Tough questions asked at Woodside AGM

Andrew, Peter and Noemie, who questions the Woodside board at their 2016 AGM in Perth.

Andrew, Peter and Noemie, who questions the Woodside board at their 2016 AGM in Perth.

Woodside Petroleum’s annual general meeting in Perth yesterday saw Chairman Michael Chaney and CEO Peter Coleman face questions over political donations and corruption, as well as how their business model – grabbing fossil fuels out of the ground for other people to burn – fits in with a world aiming to put the Paris climate agreement into full effect.

Are you invested in Woodside Petroleum through your superannuation? There’s a good chance you are – check out our Super Switch campaign to see if your retirement savings are invested in dirty fossil fuels. 

It revealed a lot about how the company is seeing the future of their industry. While it’s unlikely that you’ll hear an oil and gas company talk about the end of oil and gas, both Chaney and Coleman made some interesting comments about the future of their sector. Asked about the risk of sinking shareholders’ money into potentially stranded assets, Chaney and Coleman’s comments included:

  • Acknowledging that demand for imported LNG in the key markets of Korea, Japan and China is declining
  • Expecting a surplus of LNG out to 2022-23
  • Noting that they are prioritising projects with a “clear line of sight” to becoming commercial, suggesting they can see the risks of investing in gas projects over the long term

Check out the video of this question here:

Another key issue was political donations, and Woodside’s board was challenged over previous political donations as well as whether they had properly disclosed all of their donations. Under questioning, Chairman Michael Chaney said even though it was unlikely that Woodside would donate to any political party in the upcoming federal election campaign, donations are an important part of our democracy and support parties that need the money. Yep. He said that. If you don’t believe us, here’s the footage:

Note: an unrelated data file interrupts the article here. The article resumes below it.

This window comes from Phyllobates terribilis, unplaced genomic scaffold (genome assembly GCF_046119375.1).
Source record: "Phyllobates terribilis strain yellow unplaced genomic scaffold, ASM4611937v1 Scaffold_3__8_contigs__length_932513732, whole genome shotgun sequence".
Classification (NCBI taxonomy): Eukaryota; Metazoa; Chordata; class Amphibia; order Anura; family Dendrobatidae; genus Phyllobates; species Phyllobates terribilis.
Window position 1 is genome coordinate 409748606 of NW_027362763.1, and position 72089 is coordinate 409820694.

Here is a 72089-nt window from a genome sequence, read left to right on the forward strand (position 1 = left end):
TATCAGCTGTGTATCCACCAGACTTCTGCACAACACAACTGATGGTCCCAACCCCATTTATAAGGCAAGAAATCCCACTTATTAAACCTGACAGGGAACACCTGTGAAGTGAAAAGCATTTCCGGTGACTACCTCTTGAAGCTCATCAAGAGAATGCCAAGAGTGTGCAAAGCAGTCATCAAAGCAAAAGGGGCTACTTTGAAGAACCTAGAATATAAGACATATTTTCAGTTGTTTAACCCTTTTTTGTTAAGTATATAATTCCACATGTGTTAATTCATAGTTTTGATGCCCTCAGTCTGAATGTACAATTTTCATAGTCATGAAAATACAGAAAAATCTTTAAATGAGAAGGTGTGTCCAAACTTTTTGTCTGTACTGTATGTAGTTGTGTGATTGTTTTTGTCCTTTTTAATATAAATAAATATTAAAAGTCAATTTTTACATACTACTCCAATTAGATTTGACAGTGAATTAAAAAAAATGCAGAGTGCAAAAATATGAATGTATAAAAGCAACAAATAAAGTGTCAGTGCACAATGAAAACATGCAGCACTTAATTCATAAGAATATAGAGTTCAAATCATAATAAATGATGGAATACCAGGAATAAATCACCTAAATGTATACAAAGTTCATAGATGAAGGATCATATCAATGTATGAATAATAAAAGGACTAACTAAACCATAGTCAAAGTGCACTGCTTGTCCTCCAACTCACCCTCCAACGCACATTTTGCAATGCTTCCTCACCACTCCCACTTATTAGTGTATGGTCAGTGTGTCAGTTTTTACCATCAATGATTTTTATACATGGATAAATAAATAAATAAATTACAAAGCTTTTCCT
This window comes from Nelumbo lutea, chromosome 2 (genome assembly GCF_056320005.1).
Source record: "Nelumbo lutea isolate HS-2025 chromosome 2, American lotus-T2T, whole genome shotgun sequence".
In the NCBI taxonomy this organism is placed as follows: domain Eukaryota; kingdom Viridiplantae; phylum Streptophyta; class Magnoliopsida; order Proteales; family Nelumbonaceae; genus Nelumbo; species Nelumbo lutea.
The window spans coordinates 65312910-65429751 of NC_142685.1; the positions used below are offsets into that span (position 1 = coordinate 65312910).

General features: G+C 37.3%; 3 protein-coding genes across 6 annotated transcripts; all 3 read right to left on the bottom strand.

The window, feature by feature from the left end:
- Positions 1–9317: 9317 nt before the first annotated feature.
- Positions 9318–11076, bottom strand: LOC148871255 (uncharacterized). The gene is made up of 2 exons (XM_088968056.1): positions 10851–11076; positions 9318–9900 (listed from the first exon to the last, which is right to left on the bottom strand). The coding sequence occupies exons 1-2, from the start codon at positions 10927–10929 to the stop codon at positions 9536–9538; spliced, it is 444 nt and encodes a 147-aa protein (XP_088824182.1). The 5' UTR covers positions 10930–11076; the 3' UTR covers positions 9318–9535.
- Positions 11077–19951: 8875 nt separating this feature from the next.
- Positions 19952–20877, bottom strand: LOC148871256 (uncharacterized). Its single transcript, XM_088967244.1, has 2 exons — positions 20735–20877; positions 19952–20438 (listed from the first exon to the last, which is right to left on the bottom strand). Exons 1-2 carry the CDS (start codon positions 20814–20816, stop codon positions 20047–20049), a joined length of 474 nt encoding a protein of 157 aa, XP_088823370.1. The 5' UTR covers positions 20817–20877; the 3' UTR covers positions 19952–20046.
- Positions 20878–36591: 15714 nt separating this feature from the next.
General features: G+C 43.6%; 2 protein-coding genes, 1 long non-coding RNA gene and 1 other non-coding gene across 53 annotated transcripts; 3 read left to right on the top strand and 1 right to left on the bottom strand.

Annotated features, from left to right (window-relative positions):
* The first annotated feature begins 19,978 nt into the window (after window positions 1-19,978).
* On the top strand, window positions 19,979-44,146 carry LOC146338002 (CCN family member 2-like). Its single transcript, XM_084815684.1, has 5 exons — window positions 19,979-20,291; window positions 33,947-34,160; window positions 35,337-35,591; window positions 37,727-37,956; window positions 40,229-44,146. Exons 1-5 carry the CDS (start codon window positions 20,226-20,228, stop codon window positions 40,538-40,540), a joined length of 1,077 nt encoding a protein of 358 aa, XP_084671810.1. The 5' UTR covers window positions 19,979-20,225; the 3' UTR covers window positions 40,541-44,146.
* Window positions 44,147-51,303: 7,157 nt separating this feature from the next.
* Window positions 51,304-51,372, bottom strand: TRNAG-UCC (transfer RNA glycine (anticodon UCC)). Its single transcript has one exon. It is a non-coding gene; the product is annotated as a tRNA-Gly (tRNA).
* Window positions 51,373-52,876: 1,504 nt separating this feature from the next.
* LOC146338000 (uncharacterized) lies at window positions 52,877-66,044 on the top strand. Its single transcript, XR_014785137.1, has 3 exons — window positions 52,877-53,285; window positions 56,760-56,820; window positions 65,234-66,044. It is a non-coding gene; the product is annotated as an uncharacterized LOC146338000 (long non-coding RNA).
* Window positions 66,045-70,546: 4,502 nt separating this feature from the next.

This seemed to contradict an earlier undertaking Mr Chaney gave to Stephen Mayne, a long-time shareholder campaigner working to improve corporate governance. Mr Chaney told Mayne that he would look at changing the Woodside policy to exclude political donations.

Thanks to Noemie, Peter and Andrew for putting Woodside on the spot over climate risk, stranded assets and political donations. Shareholder action is an important part of our work and with several other AGMs coming up over the next few weeks, any shareholders or people willing to act as proxies for shareholders to attend AGMs can find out more about how to help out here.

One big AGM coming up soon is the Rio Tinto meeting in Brisbane, and we’re fundraising to send local residents from Bulga, NSW, to the meeting. Rio Tinto is planning to expand the already massive Mt Thorley Warkworth coal mine, which would threaten the historic town of Bulga, where residents already have to out up with air pollution and noise from the mining operations. Find out more and please chip in to the campaign so we can get these local heroes from Bulga to the Rio Tinto AGM and bring their campaign directly to the board and shareholders!